Thursday, June 23, 2016

The Origins of the Term "Affirmative Action"

For a term as loaded with political meaning as “affirmative action,” it might come as a surprise to learn that its origins on the political landscape still remain somewhat of a mystery. Merriam-Webster places its first known use in 1965, but the historical record shows it being used years before.

Though education is largely the focus of today’s affirmative action debate, the origin of the term is rooted with legalese in employment law, explains Shirley J. Wilcher, the executive director for the American Association for Access, Equity and Diversity. To take an "affirmative action" was to literally act affirmatively—not allowing events to run their course but rather having the government (or employers) take an active role in treating employees fairly.

Read the full Smithsonian story here

Supreme Court Upholds Affirmative Action Program at University of Texas


WASHINGTON — The Supreme Court on Thursday rejected a challenge to a race-conscious admissions program at the University of Texas at Austin, handing supporters of affirmative action a major victory.
The vote was 4-3. Only seven justices participated in the decision, as Justice Elena Kagan had recused herself for prior work on the case as United States solicitor general and the late Justice Antonin Scalia’s seat remains vacant.
Read the full New York Times story here.


View the text of the Supreme Court decision here

Wednesday, June 22, 2016

How Harvard Set the Model for Affirmative Action in College Admissions

It was nearly 40 years ago when a fractured U.S. Supreme Court was searching for an acceptable and lawful way to take race and ethnicity into account in college admissions. The court majority viewed as unconstitutional a system that would set aside a specific number of seats for one racial group or another. But justices also wanted to enable colleges to take steps they might deem necessary to attain a racially diverse student body.

How to do that? Justice Lewis F. Powell Jr. turned to the nation’s oldest college for answers.

Powell, writing the principal opinion in the 1978 landmark case Regents of the University of California v. Bakke, cited the “Harvard College program” as an exemplar of race-conscious admissions because it did not use explicit numerical quotas to achieve diversity.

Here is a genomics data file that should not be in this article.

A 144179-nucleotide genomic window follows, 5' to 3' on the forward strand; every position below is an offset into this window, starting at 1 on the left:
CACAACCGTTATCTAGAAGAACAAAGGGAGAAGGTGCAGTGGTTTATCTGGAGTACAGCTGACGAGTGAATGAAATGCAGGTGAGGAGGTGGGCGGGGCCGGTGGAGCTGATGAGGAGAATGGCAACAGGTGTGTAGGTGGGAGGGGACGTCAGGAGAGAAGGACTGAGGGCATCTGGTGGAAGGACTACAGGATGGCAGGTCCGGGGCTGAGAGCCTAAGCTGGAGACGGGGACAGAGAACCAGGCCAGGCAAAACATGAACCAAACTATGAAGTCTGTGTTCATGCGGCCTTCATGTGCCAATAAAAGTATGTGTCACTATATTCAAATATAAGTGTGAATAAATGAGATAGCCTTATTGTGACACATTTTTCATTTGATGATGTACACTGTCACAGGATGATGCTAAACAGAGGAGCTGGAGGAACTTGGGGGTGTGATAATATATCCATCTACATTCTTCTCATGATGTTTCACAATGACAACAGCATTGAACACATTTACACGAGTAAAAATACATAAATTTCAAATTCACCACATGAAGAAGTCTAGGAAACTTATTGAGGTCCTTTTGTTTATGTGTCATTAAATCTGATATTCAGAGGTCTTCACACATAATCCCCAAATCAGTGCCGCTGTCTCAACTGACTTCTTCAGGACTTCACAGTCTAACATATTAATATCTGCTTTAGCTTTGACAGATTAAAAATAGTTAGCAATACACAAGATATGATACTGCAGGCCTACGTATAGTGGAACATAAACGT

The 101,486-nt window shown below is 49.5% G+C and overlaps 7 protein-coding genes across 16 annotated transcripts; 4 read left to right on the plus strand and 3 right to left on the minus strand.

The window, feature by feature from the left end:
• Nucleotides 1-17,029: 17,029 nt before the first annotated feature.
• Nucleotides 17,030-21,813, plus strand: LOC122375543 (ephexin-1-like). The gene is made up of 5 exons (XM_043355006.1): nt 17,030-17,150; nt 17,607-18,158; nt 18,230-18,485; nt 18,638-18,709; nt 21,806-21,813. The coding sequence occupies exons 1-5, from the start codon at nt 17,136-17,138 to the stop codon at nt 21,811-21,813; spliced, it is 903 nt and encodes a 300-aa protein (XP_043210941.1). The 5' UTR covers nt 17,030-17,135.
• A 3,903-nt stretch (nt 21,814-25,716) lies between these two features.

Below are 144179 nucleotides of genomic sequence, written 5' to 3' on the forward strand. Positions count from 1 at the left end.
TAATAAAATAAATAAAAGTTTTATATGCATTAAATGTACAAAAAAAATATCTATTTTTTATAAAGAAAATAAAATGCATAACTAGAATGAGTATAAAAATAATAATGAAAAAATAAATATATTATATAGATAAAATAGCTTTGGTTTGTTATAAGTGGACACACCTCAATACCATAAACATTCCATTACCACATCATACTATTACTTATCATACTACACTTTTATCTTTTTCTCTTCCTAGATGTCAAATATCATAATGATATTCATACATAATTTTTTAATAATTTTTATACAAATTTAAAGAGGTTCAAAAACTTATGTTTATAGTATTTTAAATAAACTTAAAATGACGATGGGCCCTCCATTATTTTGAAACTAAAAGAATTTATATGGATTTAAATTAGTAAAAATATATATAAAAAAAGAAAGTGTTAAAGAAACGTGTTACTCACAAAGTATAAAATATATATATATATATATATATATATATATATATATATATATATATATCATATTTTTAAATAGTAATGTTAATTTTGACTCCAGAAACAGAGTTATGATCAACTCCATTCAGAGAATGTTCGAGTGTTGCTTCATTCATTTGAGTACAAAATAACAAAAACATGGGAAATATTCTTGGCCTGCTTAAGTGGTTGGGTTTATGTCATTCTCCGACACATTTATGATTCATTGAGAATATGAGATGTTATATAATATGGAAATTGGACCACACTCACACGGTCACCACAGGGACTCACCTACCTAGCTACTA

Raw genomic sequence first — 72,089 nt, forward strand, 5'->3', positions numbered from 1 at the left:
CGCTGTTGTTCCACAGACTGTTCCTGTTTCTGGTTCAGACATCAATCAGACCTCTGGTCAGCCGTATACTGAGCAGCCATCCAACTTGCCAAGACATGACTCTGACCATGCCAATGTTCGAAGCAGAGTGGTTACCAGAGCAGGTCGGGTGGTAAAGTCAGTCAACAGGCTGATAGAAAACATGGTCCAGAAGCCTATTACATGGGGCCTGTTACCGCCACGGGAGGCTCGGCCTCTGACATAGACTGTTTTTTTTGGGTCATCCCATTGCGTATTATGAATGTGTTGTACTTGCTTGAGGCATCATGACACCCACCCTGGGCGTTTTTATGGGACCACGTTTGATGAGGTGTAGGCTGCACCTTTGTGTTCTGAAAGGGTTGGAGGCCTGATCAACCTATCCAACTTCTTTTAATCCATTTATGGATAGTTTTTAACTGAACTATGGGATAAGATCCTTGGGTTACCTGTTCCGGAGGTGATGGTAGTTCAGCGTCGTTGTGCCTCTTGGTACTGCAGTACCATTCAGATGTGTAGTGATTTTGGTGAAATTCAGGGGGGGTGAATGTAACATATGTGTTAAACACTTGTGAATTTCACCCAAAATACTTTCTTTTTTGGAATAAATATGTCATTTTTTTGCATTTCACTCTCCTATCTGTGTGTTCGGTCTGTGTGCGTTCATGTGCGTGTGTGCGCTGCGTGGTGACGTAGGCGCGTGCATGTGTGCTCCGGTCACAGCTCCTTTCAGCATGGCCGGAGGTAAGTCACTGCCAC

Read the full Washington Post story here

Jennie-O Turkey Store to Pay $492K in Back Wages to 339 Female Applicants After U.S. Labor Department Investigation Found Hiring Discrimination

WILLMAR, Minn. – Jennie-O Turkey Store Inc. has agreed to hire 53 women and pay $491,861 in back wages to 339 female job applicants denied entry-level jobs at its Willmar turkey-processing facility. The company’s action resolves a U.S. Department of Labor lawsuit alleging the global turkey products producer discriminated in its hiring practices.


Read more here

Tuesday, June 21, 2016

OFCCP Updates Sex Discrimination Rule

On June 14, 2016, the Office of Federal Contract Compliance Programs announced publication of a Final Rule in the Federal Register that sets forth the requirements that covered contractors must meet under the provisions of Executive Order 11246 prohibiting sex discrimination in employment. This Final Rule updates sex discrimination guidelines from 1970 with new regulations that align with current law and address the realities of today’s workplaces. The Final Rule deals with a variety of sex–based barriers to equal employment and fair pay, including compensation discrimination, sexual harassment, hostile work environments, failure to provide workplace accommodations for pregnant workers, and gender identity and family caregiving discrimination.


The Final Rule becomes effective on August 15, 2016.

Read more here

EEOC Sues Automation Personnel Services, Inc. For Sex Discrimination

Staffing Agency Refused to Hire Qualified Applicant Because of Her Gender, Federal Agency Charges

BIRMINGHAM, Ala. - Automation Personnel Services, Inc., a Pelham, Ala.-based staffing agency, violated federal law by failing to consider or hire a qualified woman for placement with a fiberglass grating product manufacturer because of her sex, the U.S. Equal Employment Opportunity Commission (EEOC) charged in a lawsuit it filed on Friday.
Read more here